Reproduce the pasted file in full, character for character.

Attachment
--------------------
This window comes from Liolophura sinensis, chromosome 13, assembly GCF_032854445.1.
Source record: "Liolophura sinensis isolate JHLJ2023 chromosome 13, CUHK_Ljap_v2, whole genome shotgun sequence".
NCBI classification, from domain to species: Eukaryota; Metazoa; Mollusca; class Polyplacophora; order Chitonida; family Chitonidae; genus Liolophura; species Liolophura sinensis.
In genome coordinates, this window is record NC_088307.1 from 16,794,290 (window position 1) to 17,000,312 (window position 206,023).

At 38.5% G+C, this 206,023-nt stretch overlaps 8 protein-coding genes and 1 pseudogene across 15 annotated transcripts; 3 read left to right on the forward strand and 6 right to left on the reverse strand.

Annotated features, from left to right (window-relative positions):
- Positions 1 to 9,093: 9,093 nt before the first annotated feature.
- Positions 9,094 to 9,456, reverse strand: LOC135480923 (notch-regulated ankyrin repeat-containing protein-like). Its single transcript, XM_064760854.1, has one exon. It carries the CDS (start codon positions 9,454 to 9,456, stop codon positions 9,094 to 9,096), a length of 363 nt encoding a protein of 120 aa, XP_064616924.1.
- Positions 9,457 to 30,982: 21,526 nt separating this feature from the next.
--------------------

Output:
This window comes from Liolophura sinensis, chromosome 13, assembly GCF_032854445.1.
Source record: "Liolophura sinensis isolate JHLJ2023 chromosome 13, CUHK_Ljap_v2, whole genome shotgun sequence".
NCBI classification, from domain to species: Eukaryota; Metazoa; Mollusca; class Polyplacophora; order Chitonida; family Chitonidae; genus Liolophura; species Liolophura sinensis.
In genome coordinates, this window is record NC_088307.1 from 16,794,290 (window position 1) to 17,000,312 (window position 206,023).

At 38.5% G+C, this 206,023-nt stretch overlaps 8 protein-coding genes and 1 pseudogene across 15 annotated transcripts; 3 read left to right on the forward strand and 6 right to left on the reverse strand.

Annotated features, from left to right (window-relative positions):
- Positions 1 to 9,093: 9,093 nt before the first annotated feature.
- Positions 9,094 to 9,456, reverse strand: LOC135480923 (notch-regulated ankyrin repeat-containing protein-like). Its single transcript, XM_064760854.1, has one exon. It carries the CDS (start codon positions 9,454 to 9,456, stop codon positions 9,094 to 9,096), a length of 363 nt encoding a protein of 120 aa, XP_064616924.1.
- Positions 9,457 to 30,982: 21,526 nt separating this feature from the next.